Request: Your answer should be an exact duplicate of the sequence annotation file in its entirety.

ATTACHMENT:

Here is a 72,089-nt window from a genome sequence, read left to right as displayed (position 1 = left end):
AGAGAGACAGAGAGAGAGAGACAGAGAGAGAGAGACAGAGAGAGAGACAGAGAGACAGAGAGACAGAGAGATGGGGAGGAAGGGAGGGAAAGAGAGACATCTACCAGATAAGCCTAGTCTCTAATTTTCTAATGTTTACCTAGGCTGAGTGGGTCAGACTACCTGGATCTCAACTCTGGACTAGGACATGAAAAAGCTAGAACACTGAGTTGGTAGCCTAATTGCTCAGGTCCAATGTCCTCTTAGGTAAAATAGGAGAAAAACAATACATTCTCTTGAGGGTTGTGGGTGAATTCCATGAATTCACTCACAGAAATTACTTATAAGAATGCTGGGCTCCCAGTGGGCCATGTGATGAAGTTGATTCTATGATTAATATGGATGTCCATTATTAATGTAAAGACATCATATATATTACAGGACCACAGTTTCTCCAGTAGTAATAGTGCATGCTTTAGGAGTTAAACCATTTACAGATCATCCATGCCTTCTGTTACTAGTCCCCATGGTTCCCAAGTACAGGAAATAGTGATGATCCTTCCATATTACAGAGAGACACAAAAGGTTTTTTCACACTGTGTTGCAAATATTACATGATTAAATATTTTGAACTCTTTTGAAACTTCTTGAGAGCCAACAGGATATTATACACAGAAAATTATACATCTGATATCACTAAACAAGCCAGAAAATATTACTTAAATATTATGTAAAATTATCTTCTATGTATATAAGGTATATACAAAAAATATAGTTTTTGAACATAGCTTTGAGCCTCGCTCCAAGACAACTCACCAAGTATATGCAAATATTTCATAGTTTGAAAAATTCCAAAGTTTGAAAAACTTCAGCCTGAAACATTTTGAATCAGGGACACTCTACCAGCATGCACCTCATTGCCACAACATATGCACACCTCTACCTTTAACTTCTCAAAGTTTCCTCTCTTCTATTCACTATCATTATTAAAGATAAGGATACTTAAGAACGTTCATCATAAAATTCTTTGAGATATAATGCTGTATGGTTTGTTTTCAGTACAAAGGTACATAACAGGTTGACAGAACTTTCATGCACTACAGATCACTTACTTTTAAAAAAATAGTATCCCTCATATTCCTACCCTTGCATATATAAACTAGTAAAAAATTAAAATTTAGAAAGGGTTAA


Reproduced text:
Here is a 72,089-nt window from a genome sequence, read left to right as displayed (position 1 = left end):
AGAGAGACAGAGAGAGAGAGACAGAGAGAGAGAGACAGAGAGAGAGACAGAGAGACAGAGAGACAGAGAGATGGGGAGGAAGGGAGGGAAAGAGAGACATCTACCAGATAAGCCTAGTCTCTAATTTTCTAATGTTTACCTAGGCTGAGTGGGTCAGACTACCTGGATCTCAACTCTGGACTAGGACATGAAAAAGCTAGAACACTGAGTTGGTAGCCTAATTGCTCAGGTCCAATGTCCTCTTAGGTAAAATAGGAGAAAAACAATACATTCTCTTGAGGGTTGTGGGTGAATTCCATGAATTCACTCACAGAAATTACTTATAAGAATGCTGGGCTCCCAGTGGGCCATGTGATGAAGTTGATTCTATGATTAATATGGATGTCCATTATTAATGTAAAGACATCATATATATTACAGGACCACAGTTTCTCCAGTAGTAATAGTGCATGCTTTAGGAGTTAAACCATTTACAGATCATCCATGCCTTCTGTTACTAGTCCCCATGGTTCCCAAGTACAGGAAATAGTGATGATCCTTCCATATTACAGAGAGACACAAAAGGTTTTTTCACACTGTGTTGCAAATATTACATGATTAAATATTTTGAACTCTTTTGAAACTTCTTGAGAGCCAACAGGATATTATACACAGAAAATTATACATCTGATATCACTAAACAAGCCAGAAAATATTACTTAAATATTATGTAAAATTATCTTCTATGTATATAAGGTATATACAAAAAATATAGTTTTTGAACATAGCTTTGAGCCTCGCTCCAAGACAACTCACCAAGTATATGCAAATATTTCATAGTTTGAAAAATTCCAAAGTTTGAAAAACTTCAGCCTGAAACATTTTGAATCAGGGACACTCTACCAGCATGCACCTCATTGCCACAACATATGCACACCTCTACCTTTAACTTCTCAAAGTTTCCTCTCTTCTATTCACTATCATTATTAAAGATAAGGATACTTAAGAACGTTCATCATAAAATTCTTTGAGATATAATGCTGTATGGTTTGTTTTCAGTACAAAGGTACATAACAGGTTGACAGAACTTTCATGCACTACAGATCACTTACTTTTAAAAAAATAGTATCCCTCATATTCCTACCCTTGCATATATAAACTAGTAAAAAATTAAAATTTAGAAAGGGTTAA